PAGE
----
FOLBAUM: One of your colleagues in the Senate, John McCain, said “you’ve got to define earmarks, and that is an unauthorized appropriation. He says if you authorize it, even if you disagree with it, that’s the right process, but what earmarks have done is totally circumvent what we should be doing and that is authorizing and then appropriating.”

INHOFE: I heard that because that’s my definition, not Senator McCain’s and I’m glad he has finally caught on. They are always talking about authorizing and appropriating.

Those are two processes. I’m on an authorization committee. If you authorize it first, that means it has gone through the vetting process, things like platforms for our military, and all that, and then you appropriate it, but if you go down to the floor and they are appropriating something that has not been authorized, that’s where they’re swapping out the deal…

It’s very important to understand that when you eliminate an earmark, it doesn’t save a penny, it just sends that to the executive — that’s the president of the United States. That’s why so many Democrats are now wanting to jump on this thing, eliminating earmarks. That will do nothing but send that money to the president…

We went through this in 2007 when we only passed two out of 12 appropriation bills. That caused it to go into — all that money went in to the president — that was George Bush at that time — 100 percent of that money, that year went to the five largest cities in America, so if you eliminate an earmark, it doesn’t save a cent, it merely send that to the president.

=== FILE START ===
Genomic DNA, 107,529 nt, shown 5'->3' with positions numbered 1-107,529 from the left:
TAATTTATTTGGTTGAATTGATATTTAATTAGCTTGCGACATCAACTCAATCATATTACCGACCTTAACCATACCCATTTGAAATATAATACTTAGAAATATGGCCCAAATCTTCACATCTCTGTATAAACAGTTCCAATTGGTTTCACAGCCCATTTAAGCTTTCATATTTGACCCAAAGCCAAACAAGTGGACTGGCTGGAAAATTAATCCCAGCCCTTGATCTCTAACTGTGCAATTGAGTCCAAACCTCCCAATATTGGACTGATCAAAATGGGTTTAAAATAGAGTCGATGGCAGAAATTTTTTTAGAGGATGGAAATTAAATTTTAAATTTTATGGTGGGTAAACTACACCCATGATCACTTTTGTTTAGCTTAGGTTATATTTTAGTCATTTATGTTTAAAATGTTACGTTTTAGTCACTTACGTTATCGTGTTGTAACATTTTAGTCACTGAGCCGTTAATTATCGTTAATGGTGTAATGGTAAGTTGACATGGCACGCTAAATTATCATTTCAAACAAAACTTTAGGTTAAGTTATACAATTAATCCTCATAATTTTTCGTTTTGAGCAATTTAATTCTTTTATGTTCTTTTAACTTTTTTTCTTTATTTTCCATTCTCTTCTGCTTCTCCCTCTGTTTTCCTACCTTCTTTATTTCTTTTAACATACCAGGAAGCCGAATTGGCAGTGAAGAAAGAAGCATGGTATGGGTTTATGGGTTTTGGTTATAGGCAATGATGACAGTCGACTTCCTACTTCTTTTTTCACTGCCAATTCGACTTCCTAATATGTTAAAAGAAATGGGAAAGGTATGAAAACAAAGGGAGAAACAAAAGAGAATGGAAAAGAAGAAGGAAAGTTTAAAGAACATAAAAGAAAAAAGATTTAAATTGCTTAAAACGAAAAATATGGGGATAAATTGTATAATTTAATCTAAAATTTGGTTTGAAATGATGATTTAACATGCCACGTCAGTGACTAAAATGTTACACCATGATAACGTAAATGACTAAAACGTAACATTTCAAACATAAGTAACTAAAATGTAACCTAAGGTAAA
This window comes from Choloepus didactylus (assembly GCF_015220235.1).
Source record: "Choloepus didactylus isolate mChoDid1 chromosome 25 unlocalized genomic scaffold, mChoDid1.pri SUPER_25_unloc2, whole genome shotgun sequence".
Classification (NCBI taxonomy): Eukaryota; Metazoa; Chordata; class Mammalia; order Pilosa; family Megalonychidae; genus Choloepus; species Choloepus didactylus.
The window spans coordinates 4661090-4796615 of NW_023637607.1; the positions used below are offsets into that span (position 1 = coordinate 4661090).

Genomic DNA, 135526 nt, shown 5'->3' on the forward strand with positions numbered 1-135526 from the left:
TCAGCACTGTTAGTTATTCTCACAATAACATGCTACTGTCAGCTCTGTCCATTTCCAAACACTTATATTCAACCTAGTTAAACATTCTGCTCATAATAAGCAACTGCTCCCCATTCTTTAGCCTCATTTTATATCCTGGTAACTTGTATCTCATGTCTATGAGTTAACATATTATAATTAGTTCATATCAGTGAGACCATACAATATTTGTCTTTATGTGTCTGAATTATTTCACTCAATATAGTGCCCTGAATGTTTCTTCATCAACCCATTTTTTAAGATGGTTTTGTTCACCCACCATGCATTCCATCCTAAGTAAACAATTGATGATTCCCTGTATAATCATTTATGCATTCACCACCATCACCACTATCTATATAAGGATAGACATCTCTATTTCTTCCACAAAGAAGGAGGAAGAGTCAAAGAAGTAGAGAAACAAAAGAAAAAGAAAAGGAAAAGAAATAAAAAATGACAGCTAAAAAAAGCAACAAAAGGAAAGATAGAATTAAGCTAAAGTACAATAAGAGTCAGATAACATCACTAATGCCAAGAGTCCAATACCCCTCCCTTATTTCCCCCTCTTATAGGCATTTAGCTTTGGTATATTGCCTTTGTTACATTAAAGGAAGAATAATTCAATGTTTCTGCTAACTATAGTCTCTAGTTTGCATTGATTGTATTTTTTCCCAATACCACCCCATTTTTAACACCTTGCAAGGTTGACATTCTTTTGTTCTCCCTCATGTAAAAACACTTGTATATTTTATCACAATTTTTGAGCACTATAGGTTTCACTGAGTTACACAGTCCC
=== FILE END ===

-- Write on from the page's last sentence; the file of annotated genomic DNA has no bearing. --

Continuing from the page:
It’s likely that one of those five cities was not your city. It certainly wasn’t mine…

INHOFE: Our Constitutional responsibility under Article I, Section 9 is Congress, the Senate and the House, are supposed to be doing the authorizing and appropriating. Now if you say you want to eliminate earmarks, that means that we cede that authority to the president…

I’m for a lot of the EDA programs, we need to do something about infrastructure — I’m the one who put the amendment on the Stimulus Bill, the first one that came along — to try to do something about using that money to build roads and bridges and highways — put people to work. This president used it for social engineering…that doesn’t stimulate anything.

I’m sure you caught the fact that members of Congress are allowed to take an earmark to the floor and get it appropriated without being authorized. That shouldn’t happen, and that when there are no earmarks by Congress, the MONEY IS SPENT ANYWAY by the Executive Branch.

In November 2010 I posted twice on Senator Inhofe and earmarks:

On November 16, 2010 I spoke to one of Inhofe’s aides:

I asked:  

Inhofe says if the Senate gives up earmarks, they essentially cede their “constitutional power of the purse” directly to the the President. How does this happen?

He answered:

There are different “buckets” of funds, for example: The Department of Defense, The Department of Health and Human Services, and many others. Because Congress approves very large bills with earmarks attached, they write what amounts to a blank check, which “unelected bureaucrats” then spend at their discretion.